The leaders of Northamptonshire’s seven district councils have written to the housing and communities secretary to warn of their concerns over the county council’s stabilisation plan.
In a joint letter to James Brokenshire, a copy of which has been seen by LGC, the leaders said the plan would not produce ongoing benefits and would likely push many of the costs onto the districts.
The county council is seeking to balance its books for the current financial year and has applied to the government for permission to plug a revenue deficit of £35m in 2017-18 with capital reserves.
Savings already announced in the report are set to reduce a previously projected overspend of £30m for 2018-19 by £10m, while the council report details an additional £20m in savings to help balance the books for the current financial year. This includes cuts to highway services, cutting the number of agency social workers, reducing “duplicated effort” across health and adult social care, and getting Local Government Shared Services (LGSS), the shared services organisation joint-owned by Northamptonshire and Cambridgeshire CCs and Milton Keynes Council, to reduce council tax fraud.
Northamptonshire leader Matt Golby (Con) said: “These are unprecedented times for us and as such we need a robust plan to address the financial challenges we now face.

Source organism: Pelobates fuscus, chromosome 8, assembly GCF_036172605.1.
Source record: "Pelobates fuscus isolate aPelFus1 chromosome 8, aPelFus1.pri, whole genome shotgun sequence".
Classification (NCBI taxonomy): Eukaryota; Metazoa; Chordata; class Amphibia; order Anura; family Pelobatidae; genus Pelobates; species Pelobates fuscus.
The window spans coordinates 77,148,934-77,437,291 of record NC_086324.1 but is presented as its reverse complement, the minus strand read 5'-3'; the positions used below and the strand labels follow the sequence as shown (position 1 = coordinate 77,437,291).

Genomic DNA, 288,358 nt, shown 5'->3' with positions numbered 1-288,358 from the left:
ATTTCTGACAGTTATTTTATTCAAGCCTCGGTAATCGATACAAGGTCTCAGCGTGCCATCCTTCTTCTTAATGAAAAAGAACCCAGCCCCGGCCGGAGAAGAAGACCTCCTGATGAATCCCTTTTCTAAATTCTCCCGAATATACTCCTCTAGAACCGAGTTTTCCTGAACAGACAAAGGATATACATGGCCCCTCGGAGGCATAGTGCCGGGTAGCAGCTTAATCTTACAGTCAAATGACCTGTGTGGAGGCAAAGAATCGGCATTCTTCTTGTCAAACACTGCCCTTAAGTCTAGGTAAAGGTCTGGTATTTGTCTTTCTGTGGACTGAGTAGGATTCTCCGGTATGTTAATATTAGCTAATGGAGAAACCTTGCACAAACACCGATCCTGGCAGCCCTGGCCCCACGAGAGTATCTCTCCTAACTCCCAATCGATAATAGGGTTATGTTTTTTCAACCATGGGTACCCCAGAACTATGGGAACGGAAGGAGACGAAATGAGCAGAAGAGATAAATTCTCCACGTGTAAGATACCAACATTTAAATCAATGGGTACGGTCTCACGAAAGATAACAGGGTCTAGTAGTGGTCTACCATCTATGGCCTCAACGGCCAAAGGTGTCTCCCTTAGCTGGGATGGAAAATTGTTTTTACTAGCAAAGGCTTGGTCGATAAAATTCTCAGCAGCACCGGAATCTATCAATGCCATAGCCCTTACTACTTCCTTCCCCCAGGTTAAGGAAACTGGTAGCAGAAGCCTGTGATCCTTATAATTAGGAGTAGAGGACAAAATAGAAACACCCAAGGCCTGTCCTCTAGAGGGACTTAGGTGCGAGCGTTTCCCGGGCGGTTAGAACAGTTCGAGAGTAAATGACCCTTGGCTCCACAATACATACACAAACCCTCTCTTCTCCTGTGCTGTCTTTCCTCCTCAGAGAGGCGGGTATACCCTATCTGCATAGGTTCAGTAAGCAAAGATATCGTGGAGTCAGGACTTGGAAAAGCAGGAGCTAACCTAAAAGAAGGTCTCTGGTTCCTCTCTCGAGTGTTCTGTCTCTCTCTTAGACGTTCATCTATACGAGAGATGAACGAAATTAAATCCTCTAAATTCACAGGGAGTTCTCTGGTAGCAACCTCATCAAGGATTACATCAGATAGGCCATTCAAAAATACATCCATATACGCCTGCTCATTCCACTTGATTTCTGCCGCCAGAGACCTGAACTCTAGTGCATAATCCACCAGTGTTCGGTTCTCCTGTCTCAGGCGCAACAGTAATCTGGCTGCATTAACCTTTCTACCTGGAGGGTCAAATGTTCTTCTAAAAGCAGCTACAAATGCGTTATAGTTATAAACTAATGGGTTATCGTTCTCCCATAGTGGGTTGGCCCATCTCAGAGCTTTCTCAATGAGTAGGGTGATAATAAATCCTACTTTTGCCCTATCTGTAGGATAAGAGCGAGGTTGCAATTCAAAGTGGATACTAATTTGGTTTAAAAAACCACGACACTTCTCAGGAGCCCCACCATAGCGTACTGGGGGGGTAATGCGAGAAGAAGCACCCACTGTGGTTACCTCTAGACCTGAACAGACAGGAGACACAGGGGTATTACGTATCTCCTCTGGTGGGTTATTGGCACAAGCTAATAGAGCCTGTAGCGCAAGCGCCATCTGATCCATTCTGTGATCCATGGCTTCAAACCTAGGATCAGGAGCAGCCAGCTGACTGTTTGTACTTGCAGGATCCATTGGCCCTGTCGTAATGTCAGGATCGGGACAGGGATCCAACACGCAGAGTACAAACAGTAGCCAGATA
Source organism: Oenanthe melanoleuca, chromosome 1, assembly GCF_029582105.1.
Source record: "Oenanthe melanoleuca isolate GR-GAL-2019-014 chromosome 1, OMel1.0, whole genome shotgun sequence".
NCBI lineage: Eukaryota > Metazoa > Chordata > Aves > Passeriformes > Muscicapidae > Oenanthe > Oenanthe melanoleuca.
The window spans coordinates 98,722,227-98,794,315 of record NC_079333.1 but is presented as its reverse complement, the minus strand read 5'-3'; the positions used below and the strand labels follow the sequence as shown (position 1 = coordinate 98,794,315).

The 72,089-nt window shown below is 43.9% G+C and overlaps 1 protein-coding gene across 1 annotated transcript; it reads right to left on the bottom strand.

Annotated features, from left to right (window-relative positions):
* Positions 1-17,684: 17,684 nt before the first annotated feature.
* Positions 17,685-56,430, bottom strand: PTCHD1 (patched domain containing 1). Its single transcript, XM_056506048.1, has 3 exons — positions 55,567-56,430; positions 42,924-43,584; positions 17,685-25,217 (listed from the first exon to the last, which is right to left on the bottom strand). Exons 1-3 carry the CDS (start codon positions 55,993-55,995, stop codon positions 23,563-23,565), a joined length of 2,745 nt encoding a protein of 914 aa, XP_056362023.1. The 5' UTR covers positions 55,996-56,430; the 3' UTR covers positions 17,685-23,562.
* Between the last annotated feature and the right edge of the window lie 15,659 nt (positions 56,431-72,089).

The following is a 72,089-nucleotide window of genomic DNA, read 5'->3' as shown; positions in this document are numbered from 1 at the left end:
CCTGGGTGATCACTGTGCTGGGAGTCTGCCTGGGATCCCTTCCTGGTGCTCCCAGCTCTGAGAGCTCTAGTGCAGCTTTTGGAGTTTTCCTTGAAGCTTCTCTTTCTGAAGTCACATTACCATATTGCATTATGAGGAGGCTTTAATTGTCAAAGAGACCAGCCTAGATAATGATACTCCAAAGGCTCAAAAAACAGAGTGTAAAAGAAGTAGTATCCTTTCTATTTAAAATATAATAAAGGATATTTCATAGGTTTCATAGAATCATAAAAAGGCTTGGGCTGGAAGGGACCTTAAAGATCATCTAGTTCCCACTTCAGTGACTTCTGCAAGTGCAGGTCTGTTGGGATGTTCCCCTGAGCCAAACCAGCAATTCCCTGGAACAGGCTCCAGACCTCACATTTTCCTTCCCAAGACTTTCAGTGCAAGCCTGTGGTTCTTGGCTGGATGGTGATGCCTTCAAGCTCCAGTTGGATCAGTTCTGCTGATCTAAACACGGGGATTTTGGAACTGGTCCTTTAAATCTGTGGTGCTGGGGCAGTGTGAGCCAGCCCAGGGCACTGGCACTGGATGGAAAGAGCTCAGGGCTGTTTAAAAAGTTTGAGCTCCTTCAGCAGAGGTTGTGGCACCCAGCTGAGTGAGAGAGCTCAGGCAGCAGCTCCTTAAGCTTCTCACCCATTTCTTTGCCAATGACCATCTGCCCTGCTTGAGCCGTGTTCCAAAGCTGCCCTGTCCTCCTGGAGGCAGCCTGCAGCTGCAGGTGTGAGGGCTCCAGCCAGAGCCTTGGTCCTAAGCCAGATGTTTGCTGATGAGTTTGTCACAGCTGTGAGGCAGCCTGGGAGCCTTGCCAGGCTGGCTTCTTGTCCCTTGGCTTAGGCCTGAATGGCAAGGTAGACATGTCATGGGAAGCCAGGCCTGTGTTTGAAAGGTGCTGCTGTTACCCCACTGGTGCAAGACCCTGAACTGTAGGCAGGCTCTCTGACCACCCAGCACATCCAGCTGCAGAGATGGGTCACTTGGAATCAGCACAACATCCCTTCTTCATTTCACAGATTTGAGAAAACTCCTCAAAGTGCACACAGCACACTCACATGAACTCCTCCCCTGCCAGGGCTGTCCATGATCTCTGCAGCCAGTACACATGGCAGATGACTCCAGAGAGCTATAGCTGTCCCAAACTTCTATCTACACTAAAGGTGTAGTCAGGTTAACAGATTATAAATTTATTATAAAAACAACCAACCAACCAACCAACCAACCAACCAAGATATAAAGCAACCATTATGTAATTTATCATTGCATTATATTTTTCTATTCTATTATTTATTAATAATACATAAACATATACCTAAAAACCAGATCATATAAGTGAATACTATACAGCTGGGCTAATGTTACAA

“The stabilisation plan published today alongside our latest financial reports show how we are now moving firmly towards stabilising our budget position.
“However we are of course acutely aware that the challenge to deliver this plan is significant and as such we will now focus all our energy on doing so.”
However, the leaders of Daventry DC, East Northamptonshire and South Northamptonshire councils and Kettering, Corby, Northampton and Wellingborough BCs described many of the savings proposed in the plan as “questionable”.
“In particular, [savings of] £7.8m in 2018-19 and £8.2m in 2019-20 rely on actions by the district councils which are not consistent with normally accepted accounting practices and interpretation of the relevant legislation, and as such have a significant risk of not being fully delivered,” they wrote.
In setting out that the county’s stabilisation plan “does not show commitment to the radical steps necessary if NCC’s financial situation is to be addressed,” the district and borough leaders said the plan “shows many of the flaws which have marked NCC’s financial management for the last few years”.
Some of these flaws relate to the county council’s continued record on overspending its budget as officers are projecting a “gap between expenditure and incomings of £59.9m” for 2018-19.
“Our concerns are with the plans to address the £20.1m in-year overspend and projections for following years,” the leaders said.
Other “disappointing” problems highlighted by leaders are that the plan contains “little reference to the role of other partners and, in particular, those from the health sector.”
The letter comes after a report was put before South Northamptonshire’s cabinet on Monday, describing “some potential disagreements in terms of the legality of these [savings proposals] and this is currently being explored.”
In the report, it said “there is an ask of district and borough to support the financial recovery of NCC through a number of actions, although these in themselves will have financial consequences for these authorities should they agree.”
South Northamptonshire leader Ian McCord (Con) told LGC he understood some of the district councils section 151 officers retained “concerns” over the legality of the plan and wanted to take time to check the government’s regulations.